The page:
Saturday, July 29, 2017
Friday, July 21, 2017
We laughed as we greeted the staff of the small grocery store down the street, and they quizzed us on their names. They were excited to see Bob, especially, since he doesn’t get out to the store as often since being sick. Anwar, the butcher, came over from the adjoining shop when he heard our voices. They would rattle off a question in Arabic, then repeat it or simplify it for us until we could understand. They were excited that our Arabic is improving, and seem eager to help us practice and also impatient for us to be able to converse fluently.
Anwar grabbed Bob’s hand and led him over to his side of the store. Anwar is a large man with a commanding presence, who likes to laugh and joke. We had actualy intended to buy some meat and had just learned how to say a few types of meat used here (goat, sheep, chicken, beef). Anwar pointed to the different cuts of meat, explaining the names of everything. He also introduced Bob to the other staff, wanting to make sure that we knew everyone’s name. We were the only people in the store, fortunately, and all of us laughed as they asked us questions and tested our limited Arabic.
We finally settled on beef, and Bob successfully said the phrase we had learned “I want half a kilo of beef meat.” Anwar looked pleased that Bob was able to repeat the precise phrase he had taught him for ‘boneless meat of the cow’. Most shop keepers know enough English to use English with their prices, but we had just learned our numbers in Arabic, and were able to practice with the prices. Anwar offered to cut up the meat for us and put it in a bag. We took it over to the cashier (right next to the meat counter), and the cashier asked us “What do you have?” We realized he was asking just to test our Arabic, but we took the opportunity to say again “this is half a kilo of beef.”, and confirm the price “tul tul miya wa hamseen” (350 pounds).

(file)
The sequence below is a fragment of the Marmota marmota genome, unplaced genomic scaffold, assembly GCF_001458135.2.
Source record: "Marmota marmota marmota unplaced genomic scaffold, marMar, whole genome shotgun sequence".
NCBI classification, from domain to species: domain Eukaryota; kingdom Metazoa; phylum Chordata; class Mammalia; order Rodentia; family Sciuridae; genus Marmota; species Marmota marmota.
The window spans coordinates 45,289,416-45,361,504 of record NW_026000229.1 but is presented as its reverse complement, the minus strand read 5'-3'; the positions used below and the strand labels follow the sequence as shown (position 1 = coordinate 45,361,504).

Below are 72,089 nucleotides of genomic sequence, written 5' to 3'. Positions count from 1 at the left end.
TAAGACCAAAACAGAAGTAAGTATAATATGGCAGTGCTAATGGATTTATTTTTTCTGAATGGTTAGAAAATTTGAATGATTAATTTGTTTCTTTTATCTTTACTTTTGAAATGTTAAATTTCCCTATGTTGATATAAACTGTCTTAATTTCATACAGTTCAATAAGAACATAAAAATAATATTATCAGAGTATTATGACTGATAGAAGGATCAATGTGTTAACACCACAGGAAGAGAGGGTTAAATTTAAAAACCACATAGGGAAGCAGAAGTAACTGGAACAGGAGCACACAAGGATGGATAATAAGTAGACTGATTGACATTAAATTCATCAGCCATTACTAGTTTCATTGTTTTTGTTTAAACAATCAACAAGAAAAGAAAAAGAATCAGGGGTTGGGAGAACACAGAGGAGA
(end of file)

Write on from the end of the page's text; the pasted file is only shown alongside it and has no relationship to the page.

We left the store, feeling grateful for the warm reception and the opportunity for some good Arabic practice. While Bob is still recovering and his activity is limited, we are trying to seize every oportunity to interact and practice what we learn in our lessons. This gives you a picture of one of those opportunities – please pray for good daily interactions, especially as we seek to build relationships using our new language.
Sunday, July 16, 2017
Thursday, July 6, 2017
This morning we were sitting under a tarp sipping tea at a road-side stand in Juba. We watched people passing on the road, women frying bean-chapati wraps, and the three young women who were busy washing cups and serving tea in their makeshift stall. Business slowed, and they circled their chairs around a bowl of beans. One of them beckoned us over. “Come, eat,” she said invitingly, first in Arabic and then in English. They added chairs in their circle, and we joined them, dipping pieces of bread in the common bowl of beans. We only know a few words in Arabic, but we were able to introduce ourselves and ask their names, and it felt like a meaningful connection. “We’re eating local food.” Bob whispered between mouthfuls, “This is what we’ve been praying for!” Truly – just because of the way things worked out, we had no yet eaten truly ‘local’ food with South Sudanese people…until today.